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Meet the team interview 5: Igor Sheynikov

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ESA / Education / Young Engineers Satellites

Meet Igor Sheynikov, student with the Samara State Aerospace University Centre of Expertise for YES2.

Igor Sheynikov
Igor Sheynikov

What are you studying and what's your specialty?
I was studying at Samara State University (SSAU) in the mechanical engineering/mathematics faculty. My specialty was Computer Security, with a secondary specialty in translation of English language in IT. I graduated in February 2007 with top marks.

This year I‘ve started as a postgraduate in Samara State Aerospace University. I’m studying complex safety of tether satellite systems.

How did you get involved in the YES project?
As a student, I had worked at SSAU in the Flight Dynamics department. I went to the second Summer Aerospace School and found it very interesting. This was the time in my studies when I first met Michiel Kruijff from Delta-Utec (YES2 lead engineer).

Shortly after, I joined the YES2 project under the guidance of Professor Ishkov. I helped a colleague, Sergey Naumov, continue his work on the project. In June 2005, I was invited by Delta-Utec to take part in carrying out some experiments and to continue my work in the YES2 team.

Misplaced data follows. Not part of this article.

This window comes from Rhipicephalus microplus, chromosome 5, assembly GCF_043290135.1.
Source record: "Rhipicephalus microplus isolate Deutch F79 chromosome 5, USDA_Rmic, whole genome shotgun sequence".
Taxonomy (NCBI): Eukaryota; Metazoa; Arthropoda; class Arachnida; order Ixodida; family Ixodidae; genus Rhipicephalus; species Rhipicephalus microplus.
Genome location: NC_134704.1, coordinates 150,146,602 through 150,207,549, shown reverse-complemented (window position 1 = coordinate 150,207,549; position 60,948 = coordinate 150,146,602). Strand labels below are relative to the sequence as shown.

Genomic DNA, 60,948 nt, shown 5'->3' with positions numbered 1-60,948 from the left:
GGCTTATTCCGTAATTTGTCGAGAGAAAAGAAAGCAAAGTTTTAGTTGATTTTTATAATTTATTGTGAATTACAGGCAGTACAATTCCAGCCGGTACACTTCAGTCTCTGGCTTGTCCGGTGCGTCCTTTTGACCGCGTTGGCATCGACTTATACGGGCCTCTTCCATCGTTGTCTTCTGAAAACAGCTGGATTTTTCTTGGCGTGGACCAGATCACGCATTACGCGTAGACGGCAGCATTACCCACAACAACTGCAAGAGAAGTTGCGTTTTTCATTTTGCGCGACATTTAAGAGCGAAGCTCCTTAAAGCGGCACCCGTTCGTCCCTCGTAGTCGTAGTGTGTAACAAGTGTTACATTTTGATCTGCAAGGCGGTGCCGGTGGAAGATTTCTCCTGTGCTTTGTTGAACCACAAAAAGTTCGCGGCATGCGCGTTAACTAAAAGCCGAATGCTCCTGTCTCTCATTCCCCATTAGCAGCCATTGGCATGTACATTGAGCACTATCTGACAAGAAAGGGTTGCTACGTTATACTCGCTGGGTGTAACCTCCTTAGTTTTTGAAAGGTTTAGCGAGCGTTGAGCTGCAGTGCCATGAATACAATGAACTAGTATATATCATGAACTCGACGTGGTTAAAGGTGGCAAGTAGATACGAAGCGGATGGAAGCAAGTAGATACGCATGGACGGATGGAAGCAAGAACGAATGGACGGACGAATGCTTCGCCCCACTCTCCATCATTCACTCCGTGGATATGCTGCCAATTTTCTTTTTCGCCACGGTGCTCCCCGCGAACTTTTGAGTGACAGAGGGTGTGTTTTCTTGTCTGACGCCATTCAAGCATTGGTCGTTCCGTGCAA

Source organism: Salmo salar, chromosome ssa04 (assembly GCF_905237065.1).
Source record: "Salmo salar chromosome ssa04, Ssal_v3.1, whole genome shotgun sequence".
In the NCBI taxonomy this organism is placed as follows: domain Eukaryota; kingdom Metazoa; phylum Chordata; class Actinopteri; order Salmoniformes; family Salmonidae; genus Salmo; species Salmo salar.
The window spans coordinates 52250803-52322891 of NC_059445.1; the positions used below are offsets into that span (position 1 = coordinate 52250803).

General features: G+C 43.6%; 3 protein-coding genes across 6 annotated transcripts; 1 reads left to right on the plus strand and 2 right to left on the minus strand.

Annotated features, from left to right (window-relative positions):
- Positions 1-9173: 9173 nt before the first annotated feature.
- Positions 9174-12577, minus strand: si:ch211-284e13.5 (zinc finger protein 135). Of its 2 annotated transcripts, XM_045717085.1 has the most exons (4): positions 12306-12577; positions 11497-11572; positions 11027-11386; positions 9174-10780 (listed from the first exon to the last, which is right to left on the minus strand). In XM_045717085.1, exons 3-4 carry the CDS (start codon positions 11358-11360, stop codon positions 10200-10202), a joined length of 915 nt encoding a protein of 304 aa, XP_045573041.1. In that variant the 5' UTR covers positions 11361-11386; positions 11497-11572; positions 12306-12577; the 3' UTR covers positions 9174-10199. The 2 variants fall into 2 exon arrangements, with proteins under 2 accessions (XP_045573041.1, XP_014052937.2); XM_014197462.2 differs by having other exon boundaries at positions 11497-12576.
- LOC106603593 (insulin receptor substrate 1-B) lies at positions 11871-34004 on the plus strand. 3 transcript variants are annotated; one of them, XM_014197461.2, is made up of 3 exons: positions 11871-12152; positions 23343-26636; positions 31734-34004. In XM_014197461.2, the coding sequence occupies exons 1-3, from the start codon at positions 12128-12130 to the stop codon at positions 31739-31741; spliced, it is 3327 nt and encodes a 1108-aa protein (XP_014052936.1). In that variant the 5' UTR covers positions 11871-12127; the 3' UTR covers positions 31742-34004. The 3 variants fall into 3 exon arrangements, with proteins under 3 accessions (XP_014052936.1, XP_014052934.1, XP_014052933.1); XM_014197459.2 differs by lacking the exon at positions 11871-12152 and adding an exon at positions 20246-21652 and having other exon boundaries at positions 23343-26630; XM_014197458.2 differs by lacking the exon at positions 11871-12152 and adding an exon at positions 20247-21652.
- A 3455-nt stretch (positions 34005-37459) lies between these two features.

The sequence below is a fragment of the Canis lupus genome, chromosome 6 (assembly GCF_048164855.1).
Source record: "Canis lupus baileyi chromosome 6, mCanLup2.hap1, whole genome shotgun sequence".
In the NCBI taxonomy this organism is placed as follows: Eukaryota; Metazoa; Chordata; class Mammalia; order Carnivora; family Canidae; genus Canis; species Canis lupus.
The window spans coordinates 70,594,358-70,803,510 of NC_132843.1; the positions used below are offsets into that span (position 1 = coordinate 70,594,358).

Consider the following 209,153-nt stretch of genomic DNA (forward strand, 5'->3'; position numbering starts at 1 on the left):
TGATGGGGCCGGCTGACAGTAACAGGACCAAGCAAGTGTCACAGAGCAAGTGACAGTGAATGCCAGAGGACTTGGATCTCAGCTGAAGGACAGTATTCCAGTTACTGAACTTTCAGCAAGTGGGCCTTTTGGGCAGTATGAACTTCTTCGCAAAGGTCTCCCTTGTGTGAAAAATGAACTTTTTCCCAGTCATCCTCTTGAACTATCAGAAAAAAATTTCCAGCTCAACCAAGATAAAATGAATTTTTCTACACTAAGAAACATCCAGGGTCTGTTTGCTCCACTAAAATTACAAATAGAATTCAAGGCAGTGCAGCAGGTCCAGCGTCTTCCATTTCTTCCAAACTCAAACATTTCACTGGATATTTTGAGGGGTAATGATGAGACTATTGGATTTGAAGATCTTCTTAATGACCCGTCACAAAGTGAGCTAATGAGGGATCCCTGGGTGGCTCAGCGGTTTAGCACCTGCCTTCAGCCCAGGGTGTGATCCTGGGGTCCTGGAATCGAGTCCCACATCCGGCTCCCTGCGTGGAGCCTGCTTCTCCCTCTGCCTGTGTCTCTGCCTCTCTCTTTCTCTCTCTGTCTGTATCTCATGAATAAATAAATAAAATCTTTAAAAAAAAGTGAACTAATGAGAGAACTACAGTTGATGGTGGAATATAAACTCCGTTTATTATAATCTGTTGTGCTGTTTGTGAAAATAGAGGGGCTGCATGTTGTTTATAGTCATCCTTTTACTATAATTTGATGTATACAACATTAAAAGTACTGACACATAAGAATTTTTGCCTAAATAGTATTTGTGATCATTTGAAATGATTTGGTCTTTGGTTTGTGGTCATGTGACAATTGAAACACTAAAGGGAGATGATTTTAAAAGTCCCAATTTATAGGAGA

What was your role in the project?

I was involved with tether dynamics modelling and conducting experiments on the tether. I also had a role in the design and creation of the on-board software. It was exciting. We carried out some experiments and got very interesting results. Most of them concerned tether properties and qualities. Erik van der Heide (Delta Utec project manager for YES2) showed us his ripstitching ideas for the tether. Ripstitching is designed to dampen sudden tensions in the tether and prevent the tether snapping unexpectedly. We conducted some really interesting experiments on the ripstitching using the Zero-G Drop Tower at ESTEC.

What were you working on in the project?

There were several areas that I looked at while on YES2 and a lot of them had something to do with mission safety or contingency planning. Generally speaking, these areas were:

  • Satellite tether systems dynamics
  • Computer models of a possible tether jam during deployment and the resulting dynamics
  • The potential implications of such dynamics for the safety of the Foton-M3 spacecraft

A small team of us also designed and created the on-board software for YES2 in Samara. We got to use the QNX operating system to design the software, which was great to use and really interesting. It took about three months and it was useful experience in terms of both teamwork and learning management skills.

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